Rhagor - Opening our national collections

The largest turtle in the world

The leatherback turtle on display at National Museum Cardiff was washed ashore on Harlech beach, Gwynedd, in September 1988. Sadly, the turtle had drowned after being trapped by fishing lines. It was approximately 100 years old when it died. The turtle attracted worldwide attention as it was the largest and heaviest turtle ever recorded, measuring almost 3m (9ft) in length and weighing 914 kilos (2,016 pounds).

[image: Leatherback turtle]

The turtle had to be flipped upside down before repairing cracks on the underside.

[image: Leatherback turtle]

The Leatherback being cleaned and repaired

[image: Letherback turtle]

The Turtle after conservation

[image: Leatherback Turtle]

The leatherback turtle in its new display at the National Museum, Cardiff

The turtle's arrival on the beach saw a flurry of activity by Museum staff who were keen to exhibit the turtle. However preparing such a specimen for display was not straight forward.

Displaying the world's largest turtle

After undergoing an autopsy for scientific information, the skin was removed and preserved and a mould of the body shape was made. The preserved skin was stretched over the mould to produce a life-like pose.

The skeleton was also removed and prepared for display alongside the body. The taxidermy mount and associated skeleton were then put on display in their own gallery, with linking displays on the leatherback's history, threats, ecology and conservation.

Sixteen years on

After 16 years on display, significant cracks had started to appear on the specimen. There had long been problems with cracking, and it had been patched up over the years. Low humidity was identified as a cause, so there was no choice but to close the gallery and conserve this popular specimen properly.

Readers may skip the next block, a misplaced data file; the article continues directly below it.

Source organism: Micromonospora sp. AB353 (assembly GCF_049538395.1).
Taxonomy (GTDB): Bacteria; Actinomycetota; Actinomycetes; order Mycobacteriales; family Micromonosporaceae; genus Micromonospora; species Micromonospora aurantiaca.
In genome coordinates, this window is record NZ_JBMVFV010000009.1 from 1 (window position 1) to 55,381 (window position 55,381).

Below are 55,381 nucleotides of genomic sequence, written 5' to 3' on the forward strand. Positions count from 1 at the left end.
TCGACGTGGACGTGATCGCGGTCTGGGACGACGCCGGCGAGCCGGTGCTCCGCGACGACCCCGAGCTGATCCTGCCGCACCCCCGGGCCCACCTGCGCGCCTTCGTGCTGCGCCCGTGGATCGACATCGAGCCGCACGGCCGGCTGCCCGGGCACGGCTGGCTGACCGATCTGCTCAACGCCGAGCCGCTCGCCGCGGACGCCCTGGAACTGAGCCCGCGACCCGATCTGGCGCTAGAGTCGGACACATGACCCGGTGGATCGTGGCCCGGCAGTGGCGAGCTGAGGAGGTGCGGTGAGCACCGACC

The first stage was to clean the turtle of its layer of dust and oily grime. A non- ionic detergent removed the worst of the dirt.

Once reasonably clean the next stage was to return the distorted parts of the specimen back to the correct shape. This involved soaking the exterior with a solution of deionised water, salt and detergent enabling it to be moved back into position.

Removing old repairs

Once the specimen was dry, the old repairs were removed. This was a long and slow process requiring care so as not to damage the turtle's skin any further. A large amount of the skin had been painted black some years before, so this also had to be removed. This was achieved with acetone and a mobile fume extraction system.

Once the previous repairs and paint were removed, the turtle's original patterns and skin texture could be seen once more. Gaps and splits in the specimen were then filled in and painted over to blend with the turtle's original skin colour and texture.


The skeleton was also carefully cleaned before the finished turtle was re-hung as before. After 4 months of work, the turtle gallery could finally be re-opened to the public.

Another journey for the turtle